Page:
Titratable Acids

by Thad Wilson, PhD

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    00:01 Now you also have a few other mechanisms to get hydrogen ions out of this apical membrane in the proximal tubule.

    00:12 So, we talked about the sodium hydrogen ion exchanger and that was very important for eventually binding into bicarbonate.

    00:21 You also have a secondary hydrogen ion transporter, which is a hydrogen ion pump or ATPase.

    00:29 So, this HATPase will also push hydrogen ions across the apical membrane.

    00:36 No, why is this going to be an important process? Well, remember that a certain portion of the acid that you took in by a non-volatile acids, you are going to have to excrete the hydrogen ion and make a new bicarb.

    00:53 So, with the Titratable acids is one of the ways that occurs.

    00:57 So, let’s take phosphate as our example.

    01:00 So, phosphate will be coming down the renal tubule, and you noticed phosphate has a negative charge on it.

    01:08 So, this is HPO4, 2-.

    01:14 You will kick out hydrogen ion from the hydrogen ion exchanger or form the V type hydrogen ion pump.

    01:22 It will bind then to phosphate. Once it’s bound as phosphate, you can urinate it out.

    01:32 So, this is how you can remove a hydrogen ion, is you push it across the apical membrane, have it bind to something and then, have it be removed from the system.

    01:45 You don’t have it bind to bicarb, why? Because you want to reabsorb bicarb.

    01:50 But phosphate, you can get rid of some of your phosphate.

    01:53 But you have to reabsorb your bicarb so you don’t urinate out your bicarb, you bind it rather to one of these Titratable acids.

    02:03 The hydrogen ions that then will be left will be in a bound form.

    02:10 You may ask, how low can you get your pH of your urine? They say about 4,4 is about the lowest pH of your urine.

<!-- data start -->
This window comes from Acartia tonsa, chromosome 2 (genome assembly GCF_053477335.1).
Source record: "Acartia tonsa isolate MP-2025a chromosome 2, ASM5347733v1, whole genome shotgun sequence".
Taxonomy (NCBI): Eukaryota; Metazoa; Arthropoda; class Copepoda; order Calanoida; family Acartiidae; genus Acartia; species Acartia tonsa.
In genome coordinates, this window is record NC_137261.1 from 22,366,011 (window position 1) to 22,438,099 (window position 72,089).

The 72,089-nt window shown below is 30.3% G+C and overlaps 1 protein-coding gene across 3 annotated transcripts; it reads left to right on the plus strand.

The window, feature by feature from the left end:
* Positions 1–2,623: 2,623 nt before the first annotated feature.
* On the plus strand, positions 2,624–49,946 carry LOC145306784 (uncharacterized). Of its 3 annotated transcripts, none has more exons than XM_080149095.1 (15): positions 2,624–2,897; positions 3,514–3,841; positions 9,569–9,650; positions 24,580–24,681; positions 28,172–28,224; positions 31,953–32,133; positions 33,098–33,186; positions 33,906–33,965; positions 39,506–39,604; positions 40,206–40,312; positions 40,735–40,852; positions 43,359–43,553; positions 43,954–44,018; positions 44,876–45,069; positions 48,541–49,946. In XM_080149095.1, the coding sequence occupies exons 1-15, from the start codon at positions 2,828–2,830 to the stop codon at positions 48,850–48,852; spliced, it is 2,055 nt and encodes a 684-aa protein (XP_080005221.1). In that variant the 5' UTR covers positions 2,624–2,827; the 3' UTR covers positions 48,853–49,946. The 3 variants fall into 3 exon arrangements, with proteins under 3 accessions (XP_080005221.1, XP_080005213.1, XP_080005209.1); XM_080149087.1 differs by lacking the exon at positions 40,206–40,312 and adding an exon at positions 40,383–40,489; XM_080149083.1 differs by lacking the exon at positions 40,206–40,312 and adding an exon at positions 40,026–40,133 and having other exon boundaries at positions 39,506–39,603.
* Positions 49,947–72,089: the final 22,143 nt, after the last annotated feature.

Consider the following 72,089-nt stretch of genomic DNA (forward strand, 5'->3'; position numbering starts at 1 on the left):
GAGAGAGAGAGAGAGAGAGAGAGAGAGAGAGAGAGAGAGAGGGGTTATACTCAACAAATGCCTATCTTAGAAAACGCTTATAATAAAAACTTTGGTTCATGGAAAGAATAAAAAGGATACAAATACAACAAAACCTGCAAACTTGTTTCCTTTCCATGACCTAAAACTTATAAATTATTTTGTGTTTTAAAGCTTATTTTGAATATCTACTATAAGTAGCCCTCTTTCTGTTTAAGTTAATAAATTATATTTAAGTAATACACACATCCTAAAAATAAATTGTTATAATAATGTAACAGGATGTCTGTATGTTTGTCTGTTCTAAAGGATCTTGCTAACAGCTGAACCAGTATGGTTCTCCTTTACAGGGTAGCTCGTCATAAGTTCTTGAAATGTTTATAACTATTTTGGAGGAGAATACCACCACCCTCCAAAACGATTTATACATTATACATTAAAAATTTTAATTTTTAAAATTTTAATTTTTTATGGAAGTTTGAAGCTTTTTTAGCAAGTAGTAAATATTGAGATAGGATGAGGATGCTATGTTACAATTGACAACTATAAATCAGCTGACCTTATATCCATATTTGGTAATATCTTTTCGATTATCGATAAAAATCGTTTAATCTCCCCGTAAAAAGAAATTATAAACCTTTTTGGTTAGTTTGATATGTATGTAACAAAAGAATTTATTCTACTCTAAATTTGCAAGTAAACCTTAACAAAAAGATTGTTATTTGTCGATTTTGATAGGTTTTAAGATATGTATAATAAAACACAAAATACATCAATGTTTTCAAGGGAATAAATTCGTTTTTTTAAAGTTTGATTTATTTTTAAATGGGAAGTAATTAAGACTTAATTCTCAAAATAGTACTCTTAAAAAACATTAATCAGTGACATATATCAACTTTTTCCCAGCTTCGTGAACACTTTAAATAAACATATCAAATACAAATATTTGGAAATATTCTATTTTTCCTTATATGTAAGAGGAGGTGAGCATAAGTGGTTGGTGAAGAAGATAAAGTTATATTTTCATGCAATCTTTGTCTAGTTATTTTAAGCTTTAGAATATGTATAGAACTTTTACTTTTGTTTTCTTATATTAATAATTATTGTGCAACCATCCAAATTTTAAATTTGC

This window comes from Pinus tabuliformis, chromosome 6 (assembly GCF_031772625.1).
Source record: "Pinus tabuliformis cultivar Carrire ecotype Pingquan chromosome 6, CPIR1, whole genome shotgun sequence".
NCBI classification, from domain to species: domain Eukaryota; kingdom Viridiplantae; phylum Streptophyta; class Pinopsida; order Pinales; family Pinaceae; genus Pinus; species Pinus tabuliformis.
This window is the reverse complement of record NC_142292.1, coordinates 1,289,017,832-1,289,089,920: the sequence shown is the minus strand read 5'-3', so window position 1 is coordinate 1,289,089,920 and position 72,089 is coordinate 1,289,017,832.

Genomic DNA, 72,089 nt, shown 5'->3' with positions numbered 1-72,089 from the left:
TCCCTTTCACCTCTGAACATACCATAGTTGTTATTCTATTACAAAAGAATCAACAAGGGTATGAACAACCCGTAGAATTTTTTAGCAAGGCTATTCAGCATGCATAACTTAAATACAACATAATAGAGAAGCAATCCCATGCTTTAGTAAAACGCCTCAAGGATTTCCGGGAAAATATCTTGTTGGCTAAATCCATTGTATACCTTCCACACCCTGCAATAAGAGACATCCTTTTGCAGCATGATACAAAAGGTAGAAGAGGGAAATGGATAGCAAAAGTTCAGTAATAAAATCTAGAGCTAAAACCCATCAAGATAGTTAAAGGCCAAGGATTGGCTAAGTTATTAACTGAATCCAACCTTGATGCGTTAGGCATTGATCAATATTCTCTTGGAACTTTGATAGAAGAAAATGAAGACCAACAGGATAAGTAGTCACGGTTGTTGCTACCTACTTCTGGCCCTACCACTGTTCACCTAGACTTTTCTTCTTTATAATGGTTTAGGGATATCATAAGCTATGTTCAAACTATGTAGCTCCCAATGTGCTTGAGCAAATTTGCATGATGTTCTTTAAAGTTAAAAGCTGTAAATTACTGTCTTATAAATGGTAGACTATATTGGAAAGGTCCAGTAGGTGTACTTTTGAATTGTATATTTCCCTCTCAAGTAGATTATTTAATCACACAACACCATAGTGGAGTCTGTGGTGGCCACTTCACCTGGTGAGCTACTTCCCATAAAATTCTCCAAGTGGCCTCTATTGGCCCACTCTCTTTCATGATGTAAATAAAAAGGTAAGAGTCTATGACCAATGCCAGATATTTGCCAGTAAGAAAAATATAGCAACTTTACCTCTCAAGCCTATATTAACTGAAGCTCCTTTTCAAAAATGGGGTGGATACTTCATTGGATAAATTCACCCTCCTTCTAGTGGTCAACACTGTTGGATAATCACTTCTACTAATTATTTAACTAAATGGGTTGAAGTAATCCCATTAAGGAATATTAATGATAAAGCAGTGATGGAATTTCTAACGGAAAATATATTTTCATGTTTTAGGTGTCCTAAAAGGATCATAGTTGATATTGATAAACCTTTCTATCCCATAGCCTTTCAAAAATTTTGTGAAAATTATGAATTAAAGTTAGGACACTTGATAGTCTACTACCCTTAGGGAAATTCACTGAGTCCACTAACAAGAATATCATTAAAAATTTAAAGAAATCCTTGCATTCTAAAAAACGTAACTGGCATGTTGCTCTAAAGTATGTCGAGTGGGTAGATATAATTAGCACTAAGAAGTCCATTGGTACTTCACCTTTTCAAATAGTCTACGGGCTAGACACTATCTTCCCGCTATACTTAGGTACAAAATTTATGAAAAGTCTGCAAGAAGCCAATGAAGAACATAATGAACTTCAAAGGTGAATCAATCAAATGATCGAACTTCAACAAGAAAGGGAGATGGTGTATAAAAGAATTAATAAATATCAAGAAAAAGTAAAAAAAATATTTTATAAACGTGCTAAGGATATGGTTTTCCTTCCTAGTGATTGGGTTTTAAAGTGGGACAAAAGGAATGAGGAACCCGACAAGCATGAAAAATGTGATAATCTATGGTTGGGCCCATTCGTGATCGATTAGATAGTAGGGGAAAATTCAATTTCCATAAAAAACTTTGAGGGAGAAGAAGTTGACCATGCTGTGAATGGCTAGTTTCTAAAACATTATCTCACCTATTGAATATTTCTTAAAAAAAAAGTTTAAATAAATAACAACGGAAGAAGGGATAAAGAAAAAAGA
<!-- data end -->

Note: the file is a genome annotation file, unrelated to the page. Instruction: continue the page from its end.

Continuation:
02:20 but that could be anywhere from 4,4 up to whatever is in the blood, maybe 7,4 or so forth.

    02:27 So, that’s kind of your range of pH of your urine.

    02:32 You noticed that phosphate has a pK of around 6,8.

    02:36 This becomes important because it’s kind a maximally bind hydrogen ions at it’s pK which is 6,8.

    02:45 So, you can utilize this when your pH is very close to 7.

    02:51 Some of the other Titratable acids such as urate and creatinine, these have a lower pK.

    02:58 Therefore, the pH of the urine has to be lower Before you’re going to be able to utilize these two great extent.

    03:06 You also have lactate and pyruvate but those pH’s are actually, or pK’s are below the normal pH That you can obtain in the urine.

    03:15 So, these are less important. So, they have very minor roles because of the lower pK values.

    03:21 In or with Titratable acids, you can, or make new bicarb in the proximal tubule, the distal convoluted tubule and the collecting duct.

    03:33 You make about 40 percent of your new bicarb using titratable acids, phosphate, urate, and creatinine.

    03:43 Which one are you going to use? Depends upon the pH of the urine and it’s pK value.

    03:50 So, if we look at something like a pH range here for something like phosphate has a wide pH range, so you can utilize that throughout many different pH’s of the urine.

    04:02 Something like creatinine, is a little bit tighter. And so, you can’t always use creatinine to bind those hydrogen ions to be able to urinate them out.

    About the Lecture

    The lecture Titratable Acids by Thad Wilson, PhD is from the course Acid-Base Balance.

    Included Quiz Questions

    1. Urate
    2. Phosphate
    3. Creatinine
    4. Pyruvate
    1. HCO3
    2. Phosphate
    3. Urate
    4. Creatinine
    5. Lactate
    1. Phosphate
    2. Urate
    3. Creatinine
    4. Lactate
    5. Pyruvate

    Author of lecture Titratable Acids

     Thad Wilson, PhD

    Thad Wilson, PhD

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